It’s time for Canadians to embrace soccer as the gargantuan sport that it is

Jonathan David raced past the half-way line and charged at the goal, eventually chipping El Salvador goalkeeper Kevin Carabantes to score the final goal of the game, securing an important win that put Canada one step away from the World Cup in Qatar. Les Rouges, as they are nicknamed, now need one win from their […]
Photo: Aadil Naik
"It comes from a community feeling, from how it brings you closer to your friends and family, and all the good memories associated with watching your team win."

Jonathan David raced past the half-way line and charged at the goal, eventually chipping El Salvador goalkeeper Kevin Carabantes to score the final goal of the game, securing an important win that put Canada one step away from the World Cup in Qatar.

Les Rouges, as they are nicknamed, now need one win from their remaining three games to secure a seat at the first ever winter World Cup. If they are to do so, it will surely be a monumental moment in the history of Canadian sports.

If they are to qualify, this would be only the second time the Canadian national men’s team would have done so, having last made it all the way back in 1986, a whopping near 40 years between them.

As a result of that, now more than ever is the best time for Canada to start embracing soccer as the gargantuan sport that it is, fully support their national team and push them to go as far as possible in the tournament.

Soccer is the biggest sport in the world and by a large margin too. According to the World Atlas website, it is estimated to have around four billion fans worldwide, which is double of Canada’s current favourite sport, hockey, with over 80 per cent of Canadians watching hockey every week according to a survey done by CityNews.

The biggest sporting event in North America, the Super Bowl, pales in comparison to the World Cup final when it comes to viewers. The World Cup final in 2018 had a record-breaking three and a half billion viewers tune in, which dwarfs the highest viewership ever recorded for the Super Bowl, which was nearly 115 million viewers in 2015. In 2022, 112.3 million viewers turned out for the Superbowl.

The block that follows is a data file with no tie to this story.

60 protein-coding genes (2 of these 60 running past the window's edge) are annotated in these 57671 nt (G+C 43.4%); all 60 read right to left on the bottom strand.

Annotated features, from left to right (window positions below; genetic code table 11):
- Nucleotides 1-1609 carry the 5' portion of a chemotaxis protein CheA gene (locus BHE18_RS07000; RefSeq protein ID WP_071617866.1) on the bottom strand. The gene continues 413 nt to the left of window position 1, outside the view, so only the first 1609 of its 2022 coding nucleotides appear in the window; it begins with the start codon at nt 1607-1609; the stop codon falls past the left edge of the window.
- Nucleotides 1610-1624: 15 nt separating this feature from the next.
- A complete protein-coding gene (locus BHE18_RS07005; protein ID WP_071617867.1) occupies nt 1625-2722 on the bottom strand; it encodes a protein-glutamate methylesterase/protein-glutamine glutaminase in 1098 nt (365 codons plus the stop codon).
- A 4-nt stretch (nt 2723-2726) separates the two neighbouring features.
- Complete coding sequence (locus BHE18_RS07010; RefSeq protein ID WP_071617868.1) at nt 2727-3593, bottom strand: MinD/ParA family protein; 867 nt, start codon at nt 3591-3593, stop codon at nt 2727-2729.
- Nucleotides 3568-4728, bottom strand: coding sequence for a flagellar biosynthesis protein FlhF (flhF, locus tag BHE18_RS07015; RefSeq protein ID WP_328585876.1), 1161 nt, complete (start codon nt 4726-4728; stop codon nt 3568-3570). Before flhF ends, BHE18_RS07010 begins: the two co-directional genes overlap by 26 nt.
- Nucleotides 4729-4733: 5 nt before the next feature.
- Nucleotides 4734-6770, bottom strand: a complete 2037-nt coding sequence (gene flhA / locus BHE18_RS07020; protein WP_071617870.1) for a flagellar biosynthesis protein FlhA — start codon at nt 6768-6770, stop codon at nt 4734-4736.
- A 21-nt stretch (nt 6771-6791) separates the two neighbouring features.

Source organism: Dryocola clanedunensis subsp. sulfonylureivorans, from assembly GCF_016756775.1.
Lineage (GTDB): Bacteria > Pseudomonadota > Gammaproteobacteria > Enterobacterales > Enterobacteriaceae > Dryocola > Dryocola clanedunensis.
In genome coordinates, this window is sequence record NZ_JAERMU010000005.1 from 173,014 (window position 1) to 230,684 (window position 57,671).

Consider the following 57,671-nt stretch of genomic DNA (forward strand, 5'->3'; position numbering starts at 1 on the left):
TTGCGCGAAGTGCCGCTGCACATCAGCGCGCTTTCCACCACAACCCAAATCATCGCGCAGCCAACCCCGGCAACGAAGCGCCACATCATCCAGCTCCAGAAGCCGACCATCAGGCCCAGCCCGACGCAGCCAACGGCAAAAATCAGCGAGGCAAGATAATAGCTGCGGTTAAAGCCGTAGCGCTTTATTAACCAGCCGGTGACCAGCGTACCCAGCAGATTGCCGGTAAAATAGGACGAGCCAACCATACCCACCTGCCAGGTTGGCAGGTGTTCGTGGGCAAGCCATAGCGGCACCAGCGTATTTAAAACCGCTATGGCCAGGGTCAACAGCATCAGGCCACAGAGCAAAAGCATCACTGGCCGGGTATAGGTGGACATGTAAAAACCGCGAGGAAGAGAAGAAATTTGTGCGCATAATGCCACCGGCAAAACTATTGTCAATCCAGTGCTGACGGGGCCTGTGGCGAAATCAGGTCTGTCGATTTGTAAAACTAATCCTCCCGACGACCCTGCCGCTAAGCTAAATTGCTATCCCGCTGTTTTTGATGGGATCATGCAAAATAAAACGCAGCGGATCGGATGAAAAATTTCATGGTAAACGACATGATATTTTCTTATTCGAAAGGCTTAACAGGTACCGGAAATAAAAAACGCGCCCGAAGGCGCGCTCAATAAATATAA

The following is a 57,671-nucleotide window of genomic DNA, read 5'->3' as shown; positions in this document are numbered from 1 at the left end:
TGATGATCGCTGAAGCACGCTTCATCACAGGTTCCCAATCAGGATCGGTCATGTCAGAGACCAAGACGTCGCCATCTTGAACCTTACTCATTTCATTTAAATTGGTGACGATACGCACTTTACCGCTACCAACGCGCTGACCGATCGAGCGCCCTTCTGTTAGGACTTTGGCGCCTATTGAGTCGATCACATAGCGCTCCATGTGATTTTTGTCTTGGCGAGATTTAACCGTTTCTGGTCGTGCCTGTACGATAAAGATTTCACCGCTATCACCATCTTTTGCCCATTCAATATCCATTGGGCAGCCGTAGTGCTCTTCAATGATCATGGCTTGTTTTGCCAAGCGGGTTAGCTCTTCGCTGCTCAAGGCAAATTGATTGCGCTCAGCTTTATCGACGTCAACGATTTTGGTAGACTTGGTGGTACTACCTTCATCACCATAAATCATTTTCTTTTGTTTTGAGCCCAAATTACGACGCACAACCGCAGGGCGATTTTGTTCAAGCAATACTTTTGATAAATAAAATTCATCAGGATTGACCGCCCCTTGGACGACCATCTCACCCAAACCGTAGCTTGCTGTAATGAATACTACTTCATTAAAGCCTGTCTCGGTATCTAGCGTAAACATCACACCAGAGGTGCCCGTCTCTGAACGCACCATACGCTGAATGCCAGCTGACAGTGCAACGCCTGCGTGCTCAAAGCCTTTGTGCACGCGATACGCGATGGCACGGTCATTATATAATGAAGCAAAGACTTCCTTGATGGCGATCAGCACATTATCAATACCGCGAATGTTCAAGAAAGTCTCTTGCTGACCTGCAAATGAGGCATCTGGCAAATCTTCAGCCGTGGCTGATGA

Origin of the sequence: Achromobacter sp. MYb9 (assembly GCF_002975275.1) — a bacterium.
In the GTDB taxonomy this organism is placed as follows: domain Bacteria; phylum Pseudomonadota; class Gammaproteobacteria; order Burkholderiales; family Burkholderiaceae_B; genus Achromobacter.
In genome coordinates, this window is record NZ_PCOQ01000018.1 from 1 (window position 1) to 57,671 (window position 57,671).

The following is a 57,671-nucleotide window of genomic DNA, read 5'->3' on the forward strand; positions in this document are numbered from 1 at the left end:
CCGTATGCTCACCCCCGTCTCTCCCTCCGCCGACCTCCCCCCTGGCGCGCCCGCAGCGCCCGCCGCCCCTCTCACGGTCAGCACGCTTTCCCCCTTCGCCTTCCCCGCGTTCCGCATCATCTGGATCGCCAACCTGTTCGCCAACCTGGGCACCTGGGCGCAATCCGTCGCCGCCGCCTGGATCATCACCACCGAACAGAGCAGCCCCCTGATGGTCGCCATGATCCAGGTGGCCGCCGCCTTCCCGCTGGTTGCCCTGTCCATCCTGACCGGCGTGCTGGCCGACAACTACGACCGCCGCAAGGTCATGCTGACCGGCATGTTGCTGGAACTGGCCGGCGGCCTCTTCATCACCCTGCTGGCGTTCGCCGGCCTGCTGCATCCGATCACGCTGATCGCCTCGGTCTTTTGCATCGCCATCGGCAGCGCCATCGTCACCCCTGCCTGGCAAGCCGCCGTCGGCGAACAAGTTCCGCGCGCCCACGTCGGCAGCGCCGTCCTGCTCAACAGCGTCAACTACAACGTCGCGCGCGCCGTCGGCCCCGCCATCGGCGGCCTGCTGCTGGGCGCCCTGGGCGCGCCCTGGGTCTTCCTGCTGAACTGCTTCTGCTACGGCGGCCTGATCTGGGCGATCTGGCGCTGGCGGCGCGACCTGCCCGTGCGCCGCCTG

If Canada were to make it to the 2022 World Cup, they would be playing the sport on the grandest stage of them all, being watched by almost every nation in the world and as such need to be able to hold their own against the best of the best.

This requires the right support, not just by the Canadian Soccer Association, but by Canadian citizens as well. From the former, a lot of investment is required to push the team to newer highs, giving the coaching staff and players the resources to compete with the top dogs of the sport.

The current crop of players is the best Canada has had in years and they need the right support in order to reach their full potential. Players like Alphonso Davies and Jonathan David only come around once a generation and the Canadian national team needs to take advantage of them while they still can.

Davies recently won the 2021 Canada Soccer Player of the Year, having recently broken the all-time record for assists in the Men’s National team with 15 career assists along with Canada‘s record for eight career assists in FIFA World Cup Qualifiers.

Davis, along with David, play with two of the biggest clubs in Europe, the home continent of soccer. Davies is playing with the most successful club in German football, Bayern Munich, while David plays for French giant Lille. Both are superstars who will play a big role in the sport for years to come, and with the right support, more Canadians can follow suit.

From the fans, what is needed is to embrace the sport and show soccer the same love they show hockey. The passion for the game, the culture, it all needs to be advanced to make Canada the soccer juggernaut it has the potential to be.

The debates on which sport is best always go into the details of the sport, such as whether it is a fast paced one versus a slow paced one, but in reality, the love of sport is much deeper than that.

It comes from a community feeling, from how it brings you closer to your friends and family, and all the good memories associated with watching your team win. At the World Cup in Qatar, with the right promotion, the Canadian National Team can start a new era by providing Canadians at home with good memories of the team’s effort.

Kids at home will go from not knowing a single player to idolizing some of them. The seeds of this cultural shift has already begun as the men’s national team picked up victory after victory.

If Canada goes on to play on the biggest stage of the biggest sport in the world, it can light a spark across the nation that will see the sport reach its highest highs in the country. It is now or never for Canadians, and it is time to embrace soccer fully.

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